A1c in percenteAG in mg/dL

(Source: Adapted from American Diabetes Association. Standards of medical care in diabetes—2014. Diabetes Care. 2014;37(Supp 1):S14–S80, table 8.)

How Often Should my A1c Be Tested?

The American Diabetes Association (ADA) recommends you have the A1c test twice a year if your blood sugars are stable and you are meeting your treatment goals. Health care providers may repeat the A1c test as often as four times a year if there are changes in treatments or you are not meeting your A1c target. The A1c is like a report card on how well you are managing your diabetes.

What Should My Target A1c Be?

Everyone will not have the same A1c target. It will depend on your individual diabetes history and general health. You and your doctor need to discuss this and set goals that are appropriate for your situation.

The ADA suggests a target A1c below 7%. Research shows that keeping A1c levels below 7% can reduce complications of diabetes. But an A1c of 7% or below may not be safe or realistic for everyone. Less strict control may be suitable for elderly persons, those who experience severe hypoglycemic (low blood sugar) episodes, or those who already have advanced diabetes complications, for example.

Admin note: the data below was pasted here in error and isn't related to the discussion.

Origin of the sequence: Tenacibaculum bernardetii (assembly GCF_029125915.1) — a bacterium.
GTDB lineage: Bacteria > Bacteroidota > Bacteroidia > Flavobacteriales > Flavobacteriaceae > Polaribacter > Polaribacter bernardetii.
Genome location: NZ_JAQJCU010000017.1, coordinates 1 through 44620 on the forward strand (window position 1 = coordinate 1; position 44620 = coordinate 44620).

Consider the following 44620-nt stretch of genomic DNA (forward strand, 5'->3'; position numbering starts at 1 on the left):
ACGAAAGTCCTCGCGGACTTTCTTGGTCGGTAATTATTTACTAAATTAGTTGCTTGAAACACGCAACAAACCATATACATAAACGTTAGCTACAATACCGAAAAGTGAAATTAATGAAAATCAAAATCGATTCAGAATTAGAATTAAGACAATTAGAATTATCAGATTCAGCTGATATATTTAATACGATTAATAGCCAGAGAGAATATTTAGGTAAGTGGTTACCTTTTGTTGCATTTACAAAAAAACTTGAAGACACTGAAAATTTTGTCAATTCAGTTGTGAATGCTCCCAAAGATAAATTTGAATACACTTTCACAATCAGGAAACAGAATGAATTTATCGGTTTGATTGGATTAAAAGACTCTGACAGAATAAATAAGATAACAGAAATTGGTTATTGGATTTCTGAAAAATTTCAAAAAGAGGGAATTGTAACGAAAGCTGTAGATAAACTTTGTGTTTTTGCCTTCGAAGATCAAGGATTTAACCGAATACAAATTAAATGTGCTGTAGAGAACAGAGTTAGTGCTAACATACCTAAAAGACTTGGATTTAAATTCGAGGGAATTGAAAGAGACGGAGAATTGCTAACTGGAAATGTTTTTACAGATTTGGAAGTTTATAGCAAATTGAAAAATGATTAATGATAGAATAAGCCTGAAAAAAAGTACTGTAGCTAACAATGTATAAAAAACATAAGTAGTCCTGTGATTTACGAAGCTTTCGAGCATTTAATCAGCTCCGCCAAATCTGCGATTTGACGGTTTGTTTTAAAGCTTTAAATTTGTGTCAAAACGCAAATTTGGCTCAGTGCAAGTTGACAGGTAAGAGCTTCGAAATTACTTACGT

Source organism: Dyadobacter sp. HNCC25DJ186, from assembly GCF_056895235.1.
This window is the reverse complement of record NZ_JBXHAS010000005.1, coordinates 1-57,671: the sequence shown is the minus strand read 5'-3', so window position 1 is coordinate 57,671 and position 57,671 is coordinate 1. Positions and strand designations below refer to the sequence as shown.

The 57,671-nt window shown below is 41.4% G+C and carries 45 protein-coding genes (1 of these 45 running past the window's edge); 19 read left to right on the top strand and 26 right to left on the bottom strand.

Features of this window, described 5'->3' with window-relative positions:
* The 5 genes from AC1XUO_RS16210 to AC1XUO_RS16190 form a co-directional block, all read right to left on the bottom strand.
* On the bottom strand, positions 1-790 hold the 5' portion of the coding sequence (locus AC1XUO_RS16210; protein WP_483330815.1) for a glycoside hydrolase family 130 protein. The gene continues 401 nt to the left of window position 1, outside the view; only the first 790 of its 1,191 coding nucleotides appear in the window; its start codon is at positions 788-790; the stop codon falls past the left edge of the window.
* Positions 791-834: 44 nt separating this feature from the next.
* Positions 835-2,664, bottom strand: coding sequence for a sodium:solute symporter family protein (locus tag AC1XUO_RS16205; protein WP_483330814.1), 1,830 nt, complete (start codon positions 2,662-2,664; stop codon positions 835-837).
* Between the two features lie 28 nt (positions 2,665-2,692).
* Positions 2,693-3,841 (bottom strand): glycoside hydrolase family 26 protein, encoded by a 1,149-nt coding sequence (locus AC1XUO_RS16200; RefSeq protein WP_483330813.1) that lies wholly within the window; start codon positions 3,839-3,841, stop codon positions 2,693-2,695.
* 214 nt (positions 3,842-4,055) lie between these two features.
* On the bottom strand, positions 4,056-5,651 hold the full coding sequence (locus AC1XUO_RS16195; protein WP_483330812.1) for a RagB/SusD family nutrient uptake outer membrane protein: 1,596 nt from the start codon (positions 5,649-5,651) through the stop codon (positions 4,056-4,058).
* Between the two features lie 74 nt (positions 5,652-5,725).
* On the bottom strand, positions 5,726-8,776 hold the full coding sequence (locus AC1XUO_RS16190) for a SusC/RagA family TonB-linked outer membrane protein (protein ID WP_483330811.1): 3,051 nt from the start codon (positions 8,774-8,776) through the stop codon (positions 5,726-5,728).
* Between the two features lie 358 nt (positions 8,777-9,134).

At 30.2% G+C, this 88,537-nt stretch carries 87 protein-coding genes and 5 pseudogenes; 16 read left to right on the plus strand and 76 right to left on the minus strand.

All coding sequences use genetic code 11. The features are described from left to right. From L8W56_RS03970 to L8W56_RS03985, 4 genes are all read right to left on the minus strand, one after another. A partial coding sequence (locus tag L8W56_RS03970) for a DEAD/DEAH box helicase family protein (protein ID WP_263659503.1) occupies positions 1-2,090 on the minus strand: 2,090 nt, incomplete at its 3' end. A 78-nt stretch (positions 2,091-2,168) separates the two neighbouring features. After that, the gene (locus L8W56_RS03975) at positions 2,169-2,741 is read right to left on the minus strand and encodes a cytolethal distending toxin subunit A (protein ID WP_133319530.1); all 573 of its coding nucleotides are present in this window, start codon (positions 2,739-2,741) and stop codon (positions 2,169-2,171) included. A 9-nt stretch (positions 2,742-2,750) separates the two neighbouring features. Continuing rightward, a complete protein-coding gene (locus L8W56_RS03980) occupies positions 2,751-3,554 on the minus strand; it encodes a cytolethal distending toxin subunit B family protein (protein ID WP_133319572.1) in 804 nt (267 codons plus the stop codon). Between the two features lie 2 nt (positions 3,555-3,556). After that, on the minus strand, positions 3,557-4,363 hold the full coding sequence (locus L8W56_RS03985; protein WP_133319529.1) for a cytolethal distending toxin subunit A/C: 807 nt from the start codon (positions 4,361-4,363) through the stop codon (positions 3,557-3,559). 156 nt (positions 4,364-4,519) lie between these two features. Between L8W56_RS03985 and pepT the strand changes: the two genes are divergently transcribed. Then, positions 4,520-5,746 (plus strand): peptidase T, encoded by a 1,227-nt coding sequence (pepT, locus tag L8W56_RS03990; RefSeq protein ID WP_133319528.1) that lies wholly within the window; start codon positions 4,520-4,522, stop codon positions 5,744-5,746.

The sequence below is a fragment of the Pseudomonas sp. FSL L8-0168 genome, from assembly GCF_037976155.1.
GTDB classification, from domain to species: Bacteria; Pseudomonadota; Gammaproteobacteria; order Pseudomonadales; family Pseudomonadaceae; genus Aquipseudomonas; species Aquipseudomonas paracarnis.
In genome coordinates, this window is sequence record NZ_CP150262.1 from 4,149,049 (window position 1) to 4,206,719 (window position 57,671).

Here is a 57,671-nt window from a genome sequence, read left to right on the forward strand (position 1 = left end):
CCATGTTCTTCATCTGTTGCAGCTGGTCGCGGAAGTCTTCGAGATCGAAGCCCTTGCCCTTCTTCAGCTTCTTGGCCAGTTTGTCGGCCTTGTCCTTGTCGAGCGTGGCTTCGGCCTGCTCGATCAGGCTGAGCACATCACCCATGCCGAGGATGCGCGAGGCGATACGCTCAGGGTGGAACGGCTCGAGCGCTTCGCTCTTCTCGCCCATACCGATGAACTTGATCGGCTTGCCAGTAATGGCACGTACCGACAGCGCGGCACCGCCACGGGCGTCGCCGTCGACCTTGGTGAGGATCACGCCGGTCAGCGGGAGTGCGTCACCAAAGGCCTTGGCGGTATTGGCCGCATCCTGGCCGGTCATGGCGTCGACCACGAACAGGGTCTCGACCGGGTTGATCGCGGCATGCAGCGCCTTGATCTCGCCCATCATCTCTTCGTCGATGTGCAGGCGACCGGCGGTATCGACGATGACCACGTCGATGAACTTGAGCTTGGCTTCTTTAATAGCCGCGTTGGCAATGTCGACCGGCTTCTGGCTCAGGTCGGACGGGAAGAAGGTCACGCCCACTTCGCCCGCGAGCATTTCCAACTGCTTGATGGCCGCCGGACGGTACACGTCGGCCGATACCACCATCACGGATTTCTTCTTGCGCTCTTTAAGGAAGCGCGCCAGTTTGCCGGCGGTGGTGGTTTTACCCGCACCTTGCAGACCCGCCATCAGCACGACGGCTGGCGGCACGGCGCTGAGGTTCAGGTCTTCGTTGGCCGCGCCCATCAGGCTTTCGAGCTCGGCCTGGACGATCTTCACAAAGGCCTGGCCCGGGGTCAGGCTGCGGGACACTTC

People who are younger and have had diabetes for a shorter time may have a target A1c of 6.5% or below, according to the ADA recommendations. The key is to make sustained daily efforts to achieve the target that is best for you.

How Can I Meet My A1c Target?

Managing diabetes requires a lifestyle of healthy self-care practices. The keys to bringing down A1C levels are the same as for bringing down blood sugar levels. The essentials are: